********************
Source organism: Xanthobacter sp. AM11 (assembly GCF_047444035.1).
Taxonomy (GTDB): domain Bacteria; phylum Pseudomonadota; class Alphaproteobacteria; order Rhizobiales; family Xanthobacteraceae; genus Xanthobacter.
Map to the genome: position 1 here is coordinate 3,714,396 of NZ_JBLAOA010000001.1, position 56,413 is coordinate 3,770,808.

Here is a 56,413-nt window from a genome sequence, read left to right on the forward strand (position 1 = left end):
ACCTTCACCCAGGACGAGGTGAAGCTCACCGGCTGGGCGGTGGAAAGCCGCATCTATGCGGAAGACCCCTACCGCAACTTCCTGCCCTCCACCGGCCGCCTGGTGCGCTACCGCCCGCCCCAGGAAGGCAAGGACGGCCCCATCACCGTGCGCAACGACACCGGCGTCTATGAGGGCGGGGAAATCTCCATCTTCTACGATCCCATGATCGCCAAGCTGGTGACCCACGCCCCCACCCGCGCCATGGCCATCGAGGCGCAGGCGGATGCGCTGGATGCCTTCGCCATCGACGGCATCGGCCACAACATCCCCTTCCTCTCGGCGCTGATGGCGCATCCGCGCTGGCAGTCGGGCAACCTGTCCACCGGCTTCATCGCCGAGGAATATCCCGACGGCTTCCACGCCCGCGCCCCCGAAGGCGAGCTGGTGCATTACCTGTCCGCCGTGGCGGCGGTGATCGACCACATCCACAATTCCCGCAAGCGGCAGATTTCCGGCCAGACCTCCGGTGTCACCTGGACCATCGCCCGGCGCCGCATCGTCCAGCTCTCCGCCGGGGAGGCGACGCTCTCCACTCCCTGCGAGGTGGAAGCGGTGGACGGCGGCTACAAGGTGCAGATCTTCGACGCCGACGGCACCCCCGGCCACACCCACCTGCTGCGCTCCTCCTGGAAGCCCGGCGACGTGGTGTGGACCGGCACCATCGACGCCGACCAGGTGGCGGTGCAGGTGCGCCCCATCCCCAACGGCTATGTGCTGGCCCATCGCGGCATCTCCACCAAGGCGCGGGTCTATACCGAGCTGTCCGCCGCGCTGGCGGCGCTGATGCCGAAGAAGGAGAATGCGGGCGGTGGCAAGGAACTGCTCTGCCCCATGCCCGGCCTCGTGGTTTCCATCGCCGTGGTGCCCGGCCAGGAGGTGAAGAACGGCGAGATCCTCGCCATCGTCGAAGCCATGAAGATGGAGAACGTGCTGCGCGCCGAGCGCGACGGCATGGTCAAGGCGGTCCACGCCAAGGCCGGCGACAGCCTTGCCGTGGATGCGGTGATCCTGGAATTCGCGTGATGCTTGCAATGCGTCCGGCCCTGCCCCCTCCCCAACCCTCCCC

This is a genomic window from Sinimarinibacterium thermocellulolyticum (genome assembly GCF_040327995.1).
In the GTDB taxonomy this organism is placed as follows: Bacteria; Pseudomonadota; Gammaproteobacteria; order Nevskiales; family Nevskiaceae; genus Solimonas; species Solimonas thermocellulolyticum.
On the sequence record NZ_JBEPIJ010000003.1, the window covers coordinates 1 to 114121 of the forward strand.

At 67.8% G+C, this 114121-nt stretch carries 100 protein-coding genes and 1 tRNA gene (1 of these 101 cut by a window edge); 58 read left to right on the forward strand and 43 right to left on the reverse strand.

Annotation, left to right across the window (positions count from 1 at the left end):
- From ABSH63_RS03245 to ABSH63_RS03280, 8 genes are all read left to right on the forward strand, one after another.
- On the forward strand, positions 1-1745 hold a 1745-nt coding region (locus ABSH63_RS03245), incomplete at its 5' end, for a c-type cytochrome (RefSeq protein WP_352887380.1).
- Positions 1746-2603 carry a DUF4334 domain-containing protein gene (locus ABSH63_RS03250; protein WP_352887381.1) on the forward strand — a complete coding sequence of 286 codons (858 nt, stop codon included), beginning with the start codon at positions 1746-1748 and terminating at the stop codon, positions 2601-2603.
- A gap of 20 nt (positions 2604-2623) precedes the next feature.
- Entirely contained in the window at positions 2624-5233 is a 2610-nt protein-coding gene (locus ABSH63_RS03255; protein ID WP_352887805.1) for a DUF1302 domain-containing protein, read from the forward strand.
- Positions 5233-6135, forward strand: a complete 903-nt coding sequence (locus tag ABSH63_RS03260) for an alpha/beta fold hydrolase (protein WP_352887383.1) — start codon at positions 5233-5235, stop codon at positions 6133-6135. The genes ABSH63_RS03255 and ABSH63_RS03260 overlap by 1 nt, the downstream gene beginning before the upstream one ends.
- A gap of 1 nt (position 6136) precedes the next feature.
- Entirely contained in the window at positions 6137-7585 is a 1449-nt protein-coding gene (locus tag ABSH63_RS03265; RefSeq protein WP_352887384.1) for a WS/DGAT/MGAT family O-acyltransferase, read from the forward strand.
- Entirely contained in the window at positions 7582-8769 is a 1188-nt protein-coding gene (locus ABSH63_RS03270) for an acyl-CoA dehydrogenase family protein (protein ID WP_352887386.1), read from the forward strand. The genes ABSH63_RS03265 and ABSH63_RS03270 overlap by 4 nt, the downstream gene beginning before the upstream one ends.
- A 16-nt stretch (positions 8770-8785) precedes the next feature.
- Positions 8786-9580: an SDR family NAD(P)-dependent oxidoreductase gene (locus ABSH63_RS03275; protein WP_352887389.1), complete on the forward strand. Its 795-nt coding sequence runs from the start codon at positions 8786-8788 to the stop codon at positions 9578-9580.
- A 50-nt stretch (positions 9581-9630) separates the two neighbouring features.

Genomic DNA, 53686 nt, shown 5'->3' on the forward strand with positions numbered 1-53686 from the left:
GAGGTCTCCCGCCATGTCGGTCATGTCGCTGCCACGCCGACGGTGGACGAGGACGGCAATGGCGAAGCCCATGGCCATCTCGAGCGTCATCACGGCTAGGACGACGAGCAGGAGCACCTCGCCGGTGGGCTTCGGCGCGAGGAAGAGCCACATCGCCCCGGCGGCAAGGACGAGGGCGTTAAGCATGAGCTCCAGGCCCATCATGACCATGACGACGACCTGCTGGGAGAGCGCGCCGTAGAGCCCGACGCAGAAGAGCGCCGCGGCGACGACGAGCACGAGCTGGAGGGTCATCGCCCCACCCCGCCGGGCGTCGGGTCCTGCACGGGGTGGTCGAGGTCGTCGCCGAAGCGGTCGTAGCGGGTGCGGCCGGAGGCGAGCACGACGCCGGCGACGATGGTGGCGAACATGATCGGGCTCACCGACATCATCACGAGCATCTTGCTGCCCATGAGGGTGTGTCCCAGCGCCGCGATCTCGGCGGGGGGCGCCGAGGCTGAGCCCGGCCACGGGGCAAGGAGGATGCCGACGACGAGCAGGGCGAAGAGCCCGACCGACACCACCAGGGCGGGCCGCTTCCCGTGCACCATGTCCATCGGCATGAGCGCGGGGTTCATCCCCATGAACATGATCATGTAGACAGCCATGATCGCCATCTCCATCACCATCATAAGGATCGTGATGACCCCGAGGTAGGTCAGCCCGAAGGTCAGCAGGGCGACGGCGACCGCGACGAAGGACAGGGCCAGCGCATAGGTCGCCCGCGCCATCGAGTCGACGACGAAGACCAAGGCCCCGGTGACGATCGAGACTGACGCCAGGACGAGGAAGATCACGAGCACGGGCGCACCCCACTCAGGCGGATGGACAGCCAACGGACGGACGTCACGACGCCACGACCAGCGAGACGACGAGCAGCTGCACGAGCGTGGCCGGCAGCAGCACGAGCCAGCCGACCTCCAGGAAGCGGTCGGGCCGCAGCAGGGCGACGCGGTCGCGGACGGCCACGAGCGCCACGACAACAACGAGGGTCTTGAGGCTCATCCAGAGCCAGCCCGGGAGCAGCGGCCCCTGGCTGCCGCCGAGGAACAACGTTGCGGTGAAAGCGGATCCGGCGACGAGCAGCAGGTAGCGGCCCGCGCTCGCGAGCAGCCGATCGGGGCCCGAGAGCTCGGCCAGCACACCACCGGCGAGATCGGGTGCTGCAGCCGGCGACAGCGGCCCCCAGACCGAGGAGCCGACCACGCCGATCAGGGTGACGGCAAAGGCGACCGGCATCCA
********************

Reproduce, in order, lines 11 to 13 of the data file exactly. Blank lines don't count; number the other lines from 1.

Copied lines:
- From ABSH63_RS03245 to ABSH63_RS03280, 8 genes are all read left to right on the forward strand, one after another.
- On the forward strand, positions 1-1745 hold a 1745-nt coding region (locus ABSH63_RS03245), incomplete at its 5' end, for a c-type cytochrome (RefSeq protein WP_352887380.1).
- Positions 1746-2603 carry a DUF4334 domain-containing protein gene (locus ABSH63_RS03250; protein WP_352887381.1) on the forward strand — a complete coding sequence of 286 codons (858 nt, stop codon included), beginning with the start codon at positions 1746-1748 and terminating at the stop codon, positions 2601-2603.